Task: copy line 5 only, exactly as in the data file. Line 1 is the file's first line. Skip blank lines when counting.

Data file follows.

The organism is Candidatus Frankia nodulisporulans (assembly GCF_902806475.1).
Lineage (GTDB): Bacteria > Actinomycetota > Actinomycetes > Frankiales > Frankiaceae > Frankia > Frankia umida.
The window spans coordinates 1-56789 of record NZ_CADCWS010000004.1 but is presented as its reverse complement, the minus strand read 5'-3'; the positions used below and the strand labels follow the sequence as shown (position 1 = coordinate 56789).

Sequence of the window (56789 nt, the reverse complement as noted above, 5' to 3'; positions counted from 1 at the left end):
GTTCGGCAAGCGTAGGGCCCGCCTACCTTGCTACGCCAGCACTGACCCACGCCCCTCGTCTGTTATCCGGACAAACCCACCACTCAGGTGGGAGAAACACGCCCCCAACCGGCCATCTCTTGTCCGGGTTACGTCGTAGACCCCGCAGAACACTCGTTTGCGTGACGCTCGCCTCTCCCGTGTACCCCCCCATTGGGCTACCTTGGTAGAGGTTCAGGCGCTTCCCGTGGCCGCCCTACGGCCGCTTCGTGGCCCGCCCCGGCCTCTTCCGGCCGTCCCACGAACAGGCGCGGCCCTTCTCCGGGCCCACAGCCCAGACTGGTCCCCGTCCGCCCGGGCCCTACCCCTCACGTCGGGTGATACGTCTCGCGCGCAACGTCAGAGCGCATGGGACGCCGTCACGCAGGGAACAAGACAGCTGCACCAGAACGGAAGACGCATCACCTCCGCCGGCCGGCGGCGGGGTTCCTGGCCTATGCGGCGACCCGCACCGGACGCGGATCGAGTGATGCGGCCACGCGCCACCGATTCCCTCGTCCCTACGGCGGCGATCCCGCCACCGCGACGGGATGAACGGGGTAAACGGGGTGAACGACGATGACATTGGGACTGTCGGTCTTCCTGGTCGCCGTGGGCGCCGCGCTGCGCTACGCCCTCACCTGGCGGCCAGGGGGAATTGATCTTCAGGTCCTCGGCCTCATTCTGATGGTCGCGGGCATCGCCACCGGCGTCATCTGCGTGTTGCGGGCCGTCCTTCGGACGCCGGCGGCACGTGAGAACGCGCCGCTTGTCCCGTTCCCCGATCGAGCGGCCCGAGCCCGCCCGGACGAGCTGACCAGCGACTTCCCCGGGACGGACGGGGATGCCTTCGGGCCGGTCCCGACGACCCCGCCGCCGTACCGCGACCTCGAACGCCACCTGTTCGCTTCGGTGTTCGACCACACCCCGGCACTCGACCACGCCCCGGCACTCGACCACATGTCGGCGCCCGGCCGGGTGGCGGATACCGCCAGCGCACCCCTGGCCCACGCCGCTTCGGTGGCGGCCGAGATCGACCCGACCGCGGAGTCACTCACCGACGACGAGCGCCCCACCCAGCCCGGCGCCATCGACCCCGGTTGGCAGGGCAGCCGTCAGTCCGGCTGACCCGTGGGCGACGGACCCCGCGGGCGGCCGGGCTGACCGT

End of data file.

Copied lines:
GTTCGGCAAGCGTAGGGCCCGCCTACCTTGCTACGCCAGCACTGACCCACGCCCCTCGTCTGTTATCCGGACAAACCCACCACTCAGGTGGGAGAAACACGCCCCCAACCGGCCATCTCTTGTCCGGGTTACGTCGTAGACCCCGCAGAACACTCGTTTGCGTGACGCTCGCCTCTCCCGTGTACCCCCCCATTGGGCTACCTTGGTAGAGGTTCAGGCGCTTCCCGTGGCCGCCCTACGGCCGCTTCGTGGCCCGCCCCGGCCTCTTCCGGCCGTCCCACGAACAGGCGCGGCCCTTCTCCGGGCCCACAGCCCAGACTGGTCCCCGTCCGCCCGGGCCCTACCCCTCACGTCGGGTGATACGTCTCGCGCGCAACGTCAGAGCGCATGGGACGCCGTCACGCAGGGAACAAGACAGCTGCACCAGAACGGAAGACGCATCACCTCCGCCGGCCGGCGGCGGGGTTCCTGGCCTATGCGGCGACCCGCACCGGACGCGGATCGAGTGATGCGGCCACGCGCCACCGATTCCCTCGTCCCTACGGCGGCGATCCCGCCACCGCGACGGGATGAACGGGGTAAACGGGGTGAACGACGATGACATTGGGACTGTCGGTCTTCCTGGTCGCCGTGGGCGCCGCGCTGCGCTACGCCCTCACCTGGCGGCCAGGGGGAATTGATCTTCAGGTCCTCGGCCTCATTCTGATGGTCGCGGGCATCGCCACCGGCGTCATCTGCGTGTTGCGGGCCGTCCTTCGGACGCCGGCGGCACGTGAGAACGCGCCGCTTGTCCCGTTCCCCGATCGAGCGGCCCGAGCCCGCCCGGACGAGCTGACCAGCGACTTCCCCGGGACGGACGGGGATGCCTTCGGGCCGGTCCCGACGACCCCGCCGCCGTACCGCGACCTCGAACGCCACCTGTTCGCTTCGGTGTTCGACCACACCCCGGCACTCGACCACGCCCCGGCACTCGACCACATGTCGGCGCCCGGCCGGGTGGCGGATACCGCCAGCGCACCCCTGGCCCACGCCGCTTCGGTGGCGGCCGAGATCGACCCGACCGCGGAGTCACTCACCGACGACGAGCGCCCCACCCAGCCCGGCGCCATCGACCCCGGTTGGCAGGGCAGCCGTCAGTCCGGCTGACCCGTGGGCGACGGACCCCGCGGGCGGCCGGGCTGACCGT